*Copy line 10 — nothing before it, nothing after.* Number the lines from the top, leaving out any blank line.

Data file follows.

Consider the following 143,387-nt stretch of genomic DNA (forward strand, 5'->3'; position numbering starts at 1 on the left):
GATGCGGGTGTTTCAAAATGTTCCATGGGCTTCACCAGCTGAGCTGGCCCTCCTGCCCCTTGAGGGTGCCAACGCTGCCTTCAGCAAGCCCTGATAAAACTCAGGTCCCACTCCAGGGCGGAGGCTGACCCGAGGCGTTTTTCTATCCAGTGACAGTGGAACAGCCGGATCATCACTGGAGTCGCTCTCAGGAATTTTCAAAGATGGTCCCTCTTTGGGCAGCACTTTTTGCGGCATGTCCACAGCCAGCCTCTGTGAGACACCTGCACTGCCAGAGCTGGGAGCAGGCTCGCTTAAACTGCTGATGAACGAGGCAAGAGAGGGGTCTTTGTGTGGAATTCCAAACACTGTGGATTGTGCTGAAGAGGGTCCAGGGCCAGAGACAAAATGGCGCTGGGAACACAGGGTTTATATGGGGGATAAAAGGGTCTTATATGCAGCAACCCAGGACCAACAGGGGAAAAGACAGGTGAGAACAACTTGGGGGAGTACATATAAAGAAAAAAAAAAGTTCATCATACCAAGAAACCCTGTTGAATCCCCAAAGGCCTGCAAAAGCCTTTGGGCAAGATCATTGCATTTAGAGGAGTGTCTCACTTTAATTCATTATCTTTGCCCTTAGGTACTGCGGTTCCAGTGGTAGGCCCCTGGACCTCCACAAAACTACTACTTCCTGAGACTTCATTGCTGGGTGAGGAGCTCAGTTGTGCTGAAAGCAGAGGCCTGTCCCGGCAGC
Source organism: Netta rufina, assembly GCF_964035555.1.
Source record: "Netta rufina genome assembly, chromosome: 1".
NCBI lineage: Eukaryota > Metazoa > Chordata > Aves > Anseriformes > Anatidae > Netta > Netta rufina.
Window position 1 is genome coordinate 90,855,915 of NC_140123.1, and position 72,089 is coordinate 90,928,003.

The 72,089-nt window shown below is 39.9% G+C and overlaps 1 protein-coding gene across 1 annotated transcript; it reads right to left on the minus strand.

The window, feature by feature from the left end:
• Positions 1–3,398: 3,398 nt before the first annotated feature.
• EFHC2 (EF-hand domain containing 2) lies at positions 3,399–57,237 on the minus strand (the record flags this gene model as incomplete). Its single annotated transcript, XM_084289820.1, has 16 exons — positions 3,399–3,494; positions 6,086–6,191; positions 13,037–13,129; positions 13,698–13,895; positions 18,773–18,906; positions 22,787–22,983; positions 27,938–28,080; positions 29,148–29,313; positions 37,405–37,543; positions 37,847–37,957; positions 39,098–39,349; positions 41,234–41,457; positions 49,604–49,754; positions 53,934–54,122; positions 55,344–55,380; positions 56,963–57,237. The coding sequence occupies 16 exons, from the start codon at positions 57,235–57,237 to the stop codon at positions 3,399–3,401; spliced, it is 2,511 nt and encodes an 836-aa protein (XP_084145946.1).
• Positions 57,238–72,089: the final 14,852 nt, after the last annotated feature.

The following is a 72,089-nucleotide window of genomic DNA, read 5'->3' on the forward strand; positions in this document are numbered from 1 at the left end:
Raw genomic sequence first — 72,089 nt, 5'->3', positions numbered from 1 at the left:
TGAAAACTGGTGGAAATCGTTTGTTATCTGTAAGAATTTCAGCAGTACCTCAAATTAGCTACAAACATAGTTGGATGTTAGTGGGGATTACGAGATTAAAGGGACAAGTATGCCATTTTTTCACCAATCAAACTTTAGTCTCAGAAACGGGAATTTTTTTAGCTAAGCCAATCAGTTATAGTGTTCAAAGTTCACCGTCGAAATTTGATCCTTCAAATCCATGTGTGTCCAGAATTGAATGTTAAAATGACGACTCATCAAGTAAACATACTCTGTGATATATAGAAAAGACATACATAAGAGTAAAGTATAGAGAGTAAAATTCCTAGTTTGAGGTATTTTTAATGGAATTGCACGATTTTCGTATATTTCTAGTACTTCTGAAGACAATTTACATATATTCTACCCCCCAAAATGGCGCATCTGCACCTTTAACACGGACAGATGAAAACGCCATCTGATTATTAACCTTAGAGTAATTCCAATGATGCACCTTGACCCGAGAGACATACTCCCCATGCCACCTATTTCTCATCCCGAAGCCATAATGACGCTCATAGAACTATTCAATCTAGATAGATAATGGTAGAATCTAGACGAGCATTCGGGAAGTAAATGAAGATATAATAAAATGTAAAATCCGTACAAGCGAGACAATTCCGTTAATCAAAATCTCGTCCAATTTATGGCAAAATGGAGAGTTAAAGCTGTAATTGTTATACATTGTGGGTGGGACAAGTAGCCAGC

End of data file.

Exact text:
• EFHC2 (EF-hand domain containing 2) lies at positions 3,399–57,237 on the minus strand (the record flags this gene model as incomplete). Its single annotated transcript, XM_084289820.1, has 16 exons — positions 3,399–3,494; positions 6,086–6,191; positions 13,037–13,129; positions 13,698–13,895; positions 18,773–18,906; positions 22,787–22,983; positions 27,938–28,080; positions 29,148–29,313; positions 37,405–37,543; positions 37,847–37,957; positions 39,098–39,349; positions 41,234–41,457; positions 49,604–49,754; positions 53,934–54,122; positions 55,344–55,380; positions 56,963–57,237. The coding sequence occupies 16 exons, from the start codon at positions 57,235–57,237 to the stop codon at positions 3,399–3,401; spliced, it is 2,511 nt and encodes an 836-aa protein (XP_084145946.1).